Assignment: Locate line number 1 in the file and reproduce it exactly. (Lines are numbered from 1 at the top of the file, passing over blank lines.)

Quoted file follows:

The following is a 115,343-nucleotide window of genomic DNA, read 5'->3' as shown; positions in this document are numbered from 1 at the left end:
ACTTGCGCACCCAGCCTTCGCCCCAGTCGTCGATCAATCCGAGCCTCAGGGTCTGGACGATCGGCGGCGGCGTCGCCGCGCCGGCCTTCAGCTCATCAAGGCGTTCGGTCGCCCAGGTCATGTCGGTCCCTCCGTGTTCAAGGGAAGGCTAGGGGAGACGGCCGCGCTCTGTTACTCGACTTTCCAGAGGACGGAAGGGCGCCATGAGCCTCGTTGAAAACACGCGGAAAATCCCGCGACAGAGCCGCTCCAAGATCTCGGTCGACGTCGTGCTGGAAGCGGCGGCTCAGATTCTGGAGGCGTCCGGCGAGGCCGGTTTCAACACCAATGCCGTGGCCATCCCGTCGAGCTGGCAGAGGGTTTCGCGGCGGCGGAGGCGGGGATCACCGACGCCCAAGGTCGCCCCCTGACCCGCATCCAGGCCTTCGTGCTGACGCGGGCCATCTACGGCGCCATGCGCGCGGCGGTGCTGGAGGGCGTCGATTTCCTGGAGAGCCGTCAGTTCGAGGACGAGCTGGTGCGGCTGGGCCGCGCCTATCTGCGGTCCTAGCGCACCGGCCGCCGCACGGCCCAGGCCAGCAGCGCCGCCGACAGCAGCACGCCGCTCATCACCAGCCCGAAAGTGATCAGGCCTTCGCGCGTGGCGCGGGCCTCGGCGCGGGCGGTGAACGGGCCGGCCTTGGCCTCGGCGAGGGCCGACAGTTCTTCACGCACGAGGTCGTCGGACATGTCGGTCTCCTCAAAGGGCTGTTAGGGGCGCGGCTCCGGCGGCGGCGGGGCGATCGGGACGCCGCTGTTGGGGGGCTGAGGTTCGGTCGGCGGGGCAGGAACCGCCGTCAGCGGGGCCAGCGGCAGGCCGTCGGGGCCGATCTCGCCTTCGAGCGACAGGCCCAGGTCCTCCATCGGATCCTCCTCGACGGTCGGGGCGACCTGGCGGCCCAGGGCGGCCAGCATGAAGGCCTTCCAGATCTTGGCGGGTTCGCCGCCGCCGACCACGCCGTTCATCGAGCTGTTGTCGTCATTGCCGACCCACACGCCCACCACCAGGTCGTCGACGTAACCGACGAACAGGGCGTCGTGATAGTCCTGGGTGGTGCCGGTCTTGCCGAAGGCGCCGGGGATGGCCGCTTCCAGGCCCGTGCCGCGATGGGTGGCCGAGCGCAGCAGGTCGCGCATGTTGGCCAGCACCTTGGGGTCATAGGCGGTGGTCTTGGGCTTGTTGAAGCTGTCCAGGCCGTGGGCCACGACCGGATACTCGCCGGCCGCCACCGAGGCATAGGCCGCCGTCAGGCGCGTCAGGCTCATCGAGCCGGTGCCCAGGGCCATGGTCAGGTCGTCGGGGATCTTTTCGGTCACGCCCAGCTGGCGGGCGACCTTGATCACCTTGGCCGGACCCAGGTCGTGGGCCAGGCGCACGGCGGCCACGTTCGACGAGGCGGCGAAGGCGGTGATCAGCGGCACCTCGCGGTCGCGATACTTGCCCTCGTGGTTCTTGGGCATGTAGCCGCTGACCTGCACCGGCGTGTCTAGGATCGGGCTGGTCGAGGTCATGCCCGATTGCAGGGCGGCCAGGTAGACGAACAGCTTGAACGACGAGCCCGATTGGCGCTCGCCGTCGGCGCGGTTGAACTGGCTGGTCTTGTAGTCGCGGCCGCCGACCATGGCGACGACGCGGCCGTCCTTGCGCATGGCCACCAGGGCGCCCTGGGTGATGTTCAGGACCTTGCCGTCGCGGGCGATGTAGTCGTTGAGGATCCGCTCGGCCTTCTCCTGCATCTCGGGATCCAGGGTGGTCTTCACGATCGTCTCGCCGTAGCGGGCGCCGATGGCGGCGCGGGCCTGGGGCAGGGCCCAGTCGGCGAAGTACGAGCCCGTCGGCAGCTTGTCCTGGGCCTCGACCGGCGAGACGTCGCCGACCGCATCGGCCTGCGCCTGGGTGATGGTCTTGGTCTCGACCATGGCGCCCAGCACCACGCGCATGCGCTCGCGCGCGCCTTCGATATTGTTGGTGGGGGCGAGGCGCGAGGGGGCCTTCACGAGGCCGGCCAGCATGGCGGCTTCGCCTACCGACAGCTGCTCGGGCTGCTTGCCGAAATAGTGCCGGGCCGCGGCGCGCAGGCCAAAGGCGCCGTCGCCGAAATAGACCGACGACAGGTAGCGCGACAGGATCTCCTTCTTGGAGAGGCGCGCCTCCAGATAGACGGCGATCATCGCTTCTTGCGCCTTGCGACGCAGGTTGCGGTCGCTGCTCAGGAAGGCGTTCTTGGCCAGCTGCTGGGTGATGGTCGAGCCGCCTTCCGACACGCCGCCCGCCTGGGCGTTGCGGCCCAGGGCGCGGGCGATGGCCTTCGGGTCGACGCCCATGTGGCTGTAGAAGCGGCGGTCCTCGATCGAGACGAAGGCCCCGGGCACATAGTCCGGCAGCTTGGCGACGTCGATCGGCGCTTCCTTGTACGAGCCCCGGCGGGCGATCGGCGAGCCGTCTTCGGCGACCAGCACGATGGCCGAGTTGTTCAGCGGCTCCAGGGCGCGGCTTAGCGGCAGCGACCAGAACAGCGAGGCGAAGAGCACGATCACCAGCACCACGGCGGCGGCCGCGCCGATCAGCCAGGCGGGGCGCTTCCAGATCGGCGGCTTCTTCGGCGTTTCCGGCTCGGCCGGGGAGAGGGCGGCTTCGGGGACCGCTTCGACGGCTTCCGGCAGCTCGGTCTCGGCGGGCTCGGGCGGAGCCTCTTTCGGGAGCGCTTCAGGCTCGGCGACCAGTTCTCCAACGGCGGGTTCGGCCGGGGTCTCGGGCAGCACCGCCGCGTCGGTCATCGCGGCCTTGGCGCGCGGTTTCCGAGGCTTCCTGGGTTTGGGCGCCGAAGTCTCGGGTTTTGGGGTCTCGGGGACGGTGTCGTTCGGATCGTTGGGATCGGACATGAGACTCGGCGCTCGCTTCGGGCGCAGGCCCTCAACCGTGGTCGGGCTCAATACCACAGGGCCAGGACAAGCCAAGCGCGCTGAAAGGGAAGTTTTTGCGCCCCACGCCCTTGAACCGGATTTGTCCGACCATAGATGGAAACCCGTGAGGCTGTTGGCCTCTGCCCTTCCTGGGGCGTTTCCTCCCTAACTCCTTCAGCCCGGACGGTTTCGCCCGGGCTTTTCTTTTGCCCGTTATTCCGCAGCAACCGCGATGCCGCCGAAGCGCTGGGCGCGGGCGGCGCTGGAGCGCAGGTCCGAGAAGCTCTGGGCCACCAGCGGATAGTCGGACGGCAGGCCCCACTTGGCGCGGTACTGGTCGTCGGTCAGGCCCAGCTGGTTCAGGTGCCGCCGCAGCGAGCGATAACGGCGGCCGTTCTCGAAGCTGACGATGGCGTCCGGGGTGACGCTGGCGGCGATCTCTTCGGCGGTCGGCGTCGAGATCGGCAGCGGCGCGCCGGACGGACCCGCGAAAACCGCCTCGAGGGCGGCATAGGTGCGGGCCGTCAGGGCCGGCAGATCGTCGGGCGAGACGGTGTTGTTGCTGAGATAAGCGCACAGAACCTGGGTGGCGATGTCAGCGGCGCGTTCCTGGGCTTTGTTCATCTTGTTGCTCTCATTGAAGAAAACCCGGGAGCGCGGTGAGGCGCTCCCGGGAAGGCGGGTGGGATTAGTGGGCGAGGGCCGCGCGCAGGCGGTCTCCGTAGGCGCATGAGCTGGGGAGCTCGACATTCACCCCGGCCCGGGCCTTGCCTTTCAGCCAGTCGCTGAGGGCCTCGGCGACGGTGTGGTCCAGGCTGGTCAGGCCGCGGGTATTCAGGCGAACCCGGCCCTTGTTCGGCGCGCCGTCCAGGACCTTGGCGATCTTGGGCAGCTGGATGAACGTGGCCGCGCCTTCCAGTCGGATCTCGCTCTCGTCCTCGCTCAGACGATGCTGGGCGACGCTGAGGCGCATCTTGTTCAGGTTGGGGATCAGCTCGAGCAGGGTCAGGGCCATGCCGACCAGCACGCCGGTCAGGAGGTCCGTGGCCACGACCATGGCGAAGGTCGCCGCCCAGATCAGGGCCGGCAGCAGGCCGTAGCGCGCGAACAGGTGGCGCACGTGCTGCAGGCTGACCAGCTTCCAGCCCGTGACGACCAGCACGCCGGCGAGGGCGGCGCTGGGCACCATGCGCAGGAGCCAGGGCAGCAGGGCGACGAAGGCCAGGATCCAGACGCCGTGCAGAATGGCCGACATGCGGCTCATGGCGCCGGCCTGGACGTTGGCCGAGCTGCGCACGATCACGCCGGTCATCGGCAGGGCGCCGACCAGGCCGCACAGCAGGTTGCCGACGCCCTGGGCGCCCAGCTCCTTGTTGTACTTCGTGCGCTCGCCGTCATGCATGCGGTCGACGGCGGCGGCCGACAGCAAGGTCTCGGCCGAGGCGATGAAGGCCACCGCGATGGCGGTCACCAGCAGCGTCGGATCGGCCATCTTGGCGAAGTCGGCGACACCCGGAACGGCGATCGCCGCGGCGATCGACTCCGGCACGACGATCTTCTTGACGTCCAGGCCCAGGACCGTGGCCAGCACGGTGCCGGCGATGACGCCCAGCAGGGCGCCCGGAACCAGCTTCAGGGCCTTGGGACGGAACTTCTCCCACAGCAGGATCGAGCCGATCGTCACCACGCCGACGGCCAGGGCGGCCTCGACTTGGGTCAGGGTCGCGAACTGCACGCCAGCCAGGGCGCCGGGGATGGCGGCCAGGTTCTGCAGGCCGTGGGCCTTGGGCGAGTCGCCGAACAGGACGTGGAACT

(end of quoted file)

The following is a 115,343-nucleotide window of genomic DNA, read 5'->3' as shown; positions in this document are numbered from 1 at the left end: